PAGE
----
The only part of the production not pulling their weight that evening was the audience. At the sold-out opening night of the beloved biennial holiday engagement for such an globally-adored company, one would expect a bit more enthusiasm. Though the Joyce is primarily a contemporary dance theater and patrons might be used to more reserved and serious dancers, the Trocks command and bit more attention and engagement that the performers not only merit, but require to keep up such energetic expressions. Fitting somewhere between American Ballet Theatre and a drag show, Les Ballets Trockadero de Monte Carlo offers audiences the opportunity to lighten up without sacrificing any of the glorious styles and standards that have made classical ballet such a timeless treasure across many nations and cultures. Poking fun at the stuffiness and seriousness often associated with traditional artists and audiences of the art form is precisely the point of their parodies. It would behoove attendees to enjoy and engage in all of their clever revelries and comedic charm. Bawdy guffaws and spontaneous applause are most welcome.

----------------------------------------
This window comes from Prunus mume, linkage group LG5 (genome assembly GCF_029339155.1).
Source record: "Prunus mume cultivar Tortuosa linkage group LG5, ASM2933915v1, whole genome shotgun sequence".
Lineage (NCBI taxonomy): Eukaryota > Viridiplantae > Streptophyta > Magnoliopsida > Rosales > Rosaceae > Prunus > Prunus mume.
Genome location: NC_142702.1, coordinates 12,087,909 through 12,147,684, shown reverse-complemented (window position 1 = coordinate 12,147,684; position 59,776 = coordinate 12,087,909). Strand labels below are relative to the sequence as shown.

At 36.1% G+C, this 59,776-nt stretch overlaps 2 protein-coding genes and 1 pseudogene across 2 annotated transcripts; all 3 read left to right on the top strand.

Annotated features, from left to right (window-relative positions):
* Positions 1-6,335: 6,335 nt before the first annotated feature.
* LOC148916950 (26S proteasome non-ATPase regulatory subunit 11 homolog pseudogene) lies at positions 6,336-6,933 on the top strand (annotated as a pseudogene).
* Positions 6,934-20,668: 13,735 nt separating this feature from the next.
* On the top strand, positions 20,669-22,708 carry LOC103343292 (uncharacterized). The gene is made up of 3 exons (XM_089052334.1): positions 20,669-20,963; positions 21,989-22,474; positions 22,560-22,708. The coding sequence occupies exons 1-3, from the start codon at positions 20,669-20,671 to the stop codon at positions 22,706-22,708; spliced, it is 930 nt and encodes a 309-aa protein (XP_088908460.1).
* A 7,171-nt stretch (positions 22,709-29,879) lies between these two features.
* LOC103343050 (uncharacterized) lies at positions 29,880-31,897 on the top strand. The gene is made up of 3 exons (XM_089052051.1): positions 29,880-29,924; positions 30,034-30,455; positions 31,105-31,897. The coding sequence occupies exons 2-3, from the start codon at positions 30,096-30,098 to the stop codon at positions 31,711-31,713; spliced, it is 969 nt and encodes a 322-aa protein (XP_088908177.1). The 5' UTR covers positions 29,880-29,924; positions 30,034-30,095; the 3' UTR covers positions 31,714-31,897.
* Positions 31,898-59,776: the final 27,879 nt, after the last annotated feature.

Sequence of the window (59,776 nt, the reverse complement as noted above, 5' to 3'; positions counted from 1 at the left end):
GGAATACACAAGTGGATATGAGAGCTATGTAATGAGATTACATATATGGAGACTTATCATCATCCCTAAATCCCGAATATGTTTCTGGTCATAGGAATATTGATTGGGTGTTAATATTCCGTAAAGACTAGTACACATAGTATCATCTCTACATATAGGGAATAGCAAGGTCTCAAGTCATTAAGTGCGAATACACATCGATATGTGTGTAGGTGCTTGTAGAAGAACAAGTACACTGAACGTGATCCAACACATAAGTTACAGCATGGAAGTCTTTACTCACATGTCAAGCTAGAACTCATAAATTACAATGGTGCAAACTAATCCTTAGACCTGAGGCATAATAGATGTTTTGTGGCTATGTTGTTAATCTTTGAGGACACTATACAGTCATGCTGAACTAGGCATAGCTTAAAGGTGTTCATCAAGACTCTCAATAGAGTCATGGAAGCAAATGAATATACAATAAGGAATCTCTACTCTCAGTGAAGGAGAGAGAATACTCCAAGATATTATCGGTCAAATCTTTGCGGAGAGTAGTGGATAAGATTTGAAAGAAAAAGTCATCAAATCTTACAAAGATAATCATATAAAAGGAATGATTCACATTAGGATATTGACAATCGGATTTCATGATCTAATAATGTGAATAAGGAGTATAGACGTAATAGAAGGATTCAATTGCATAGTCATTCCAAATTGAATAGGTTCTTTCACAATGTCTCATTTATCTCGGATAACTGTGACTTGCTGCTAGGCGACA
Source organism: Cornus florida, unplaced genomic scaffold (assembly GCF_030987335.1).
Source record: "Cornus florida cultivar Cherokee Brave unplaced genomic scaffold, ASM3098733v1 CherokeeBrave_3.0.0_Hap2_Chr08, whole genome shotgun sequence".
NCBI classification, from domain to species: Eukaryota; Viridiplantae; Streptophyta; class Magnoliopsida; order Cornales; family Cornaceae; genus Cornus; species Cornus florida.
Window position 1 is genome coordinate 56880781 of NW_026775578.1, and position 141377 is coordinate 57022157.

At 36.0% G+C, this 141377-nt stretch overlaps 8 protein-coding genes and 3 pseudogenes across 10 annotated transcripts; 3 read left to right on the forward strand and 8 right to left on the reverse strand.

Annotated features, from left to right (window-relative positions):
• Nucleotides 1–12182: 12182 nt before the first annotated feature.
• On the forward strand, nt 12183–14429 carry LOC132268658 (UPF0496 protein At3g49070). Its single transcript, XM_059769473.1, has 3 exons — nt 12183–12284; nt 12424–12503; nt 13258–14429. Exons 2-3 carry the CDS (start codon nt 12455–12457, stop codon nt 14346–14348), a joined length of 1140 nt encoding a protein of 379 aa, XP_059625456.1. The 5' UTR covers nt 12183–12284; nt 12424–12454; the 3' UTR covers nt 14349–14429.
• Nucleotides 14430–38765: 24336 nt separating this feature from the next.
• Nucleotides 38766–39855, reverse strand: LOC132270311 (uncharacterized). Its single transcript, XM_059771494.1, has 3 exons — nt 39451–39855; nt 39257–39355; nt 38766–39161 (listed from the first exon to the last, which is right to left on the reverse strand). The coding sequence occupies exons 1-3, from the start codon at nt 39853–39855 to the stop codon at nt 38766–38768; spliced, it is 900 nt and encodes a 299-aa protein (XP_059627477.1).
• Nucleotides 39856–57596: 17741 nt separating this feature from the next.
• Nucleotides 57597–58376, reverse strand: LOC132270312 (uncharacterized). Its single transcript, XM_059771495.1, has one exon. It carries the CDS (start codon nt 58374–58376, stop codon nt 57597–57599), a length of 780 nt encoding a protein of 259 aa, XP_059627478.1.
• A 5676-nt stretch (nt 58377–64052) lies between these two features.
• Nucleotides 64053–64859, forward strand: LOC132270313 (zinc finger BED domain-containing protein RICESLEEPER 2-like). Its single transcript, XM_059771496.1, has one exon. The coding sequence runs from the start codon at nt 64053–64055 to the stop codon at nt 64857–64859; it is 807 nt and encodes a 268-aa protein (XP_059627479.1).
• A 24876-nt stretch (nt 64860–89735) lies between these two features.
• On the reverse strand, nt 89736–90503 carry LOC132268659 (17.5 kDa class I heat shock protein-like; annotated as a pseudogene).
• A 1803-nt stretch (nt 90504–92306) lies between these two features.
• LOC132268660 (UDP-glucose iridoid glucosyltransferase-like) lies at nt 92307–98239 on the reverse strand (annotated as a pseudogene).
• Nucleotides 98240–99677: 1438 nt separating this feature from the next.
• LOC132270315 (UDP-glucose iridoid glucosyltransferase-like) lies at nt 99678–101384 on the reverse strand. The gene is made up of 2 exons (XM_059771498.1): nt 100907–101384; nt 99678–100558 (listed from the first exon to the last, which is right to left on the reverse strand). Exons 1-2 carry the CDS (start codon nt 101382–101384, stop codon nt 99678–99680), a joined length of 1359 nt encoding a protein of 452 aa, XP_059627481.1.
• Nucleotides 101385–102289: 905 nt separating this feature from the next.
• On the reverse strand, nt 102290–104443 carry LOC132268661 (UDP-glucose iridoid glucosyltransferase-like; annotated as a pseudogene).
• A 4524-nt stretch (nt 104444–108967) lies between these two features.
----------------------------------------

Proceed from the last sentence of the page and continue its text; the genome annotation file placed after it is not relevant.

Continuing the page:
For tickets and more information:
The Joyce Theater Foundation presents a three-week engagement of Les Ballets Trockadero de Monte Carlo from December 11-30, 2018. The performance schedule is as follows: Tuesday & Wednesday at 7:30pm; Thursday & Friday at 8pm; Saturday at 3pm & 8pm; Sunday at 3pm. There will be no performance on Tuesday, December 25. Tickets are $45-$65 and can be arranged by calling JoyceCharge at 212-242-0800 or online at www.joyce.org. A Curtain Chat, a free post-performance talkback with members of the company, will take place on Wednesday, December 12. This enlightening discussion is open to all patrons attending that evening's performance. The Joyce Theater is located at 175 Eighth Avenue at 19th Street. For more info, please visit www.Joyce.org.
The "Trocks" go bar-hopping. Eugenia Repelskii (Joshua Thake), Olga Supphozova (RoBert Carter), Nina Immobilashvili (Alberto Pretto), Alla Snizova (Carlos Hopuy) Photo by Elliott Franks
Les Ballets Trockadero de Monte Carlo, photo by Zoran Jelenic. Pictured (L to R) Carlos Hopuy (aka Alla Snizova) and Long Zou (aka Ketevan Iosifidi).
Les Ballets Trockadero de Monte Carlo, photo by Zoran Jelenic.
Photo by Costas Cacaroukas. Pictured L to R: Andrei Leftov (Boysie Dikobe), Helen Higwaters (Duane Gosa), Eugenia Repelski (Joshua Thake), Guzella Verbitskaya (Jack Furlong, Jr,), and Sergey Legupski (Kevin Garcia) in Trovatiara.
Photo by Costas Cacaroukas. Pictured L to R: Andrei Leftov (Boysie Dikobe), Eugenia Repelski (Joshua Thake), and Sergey Legupski (Kevin Garcia) in Trovatiara.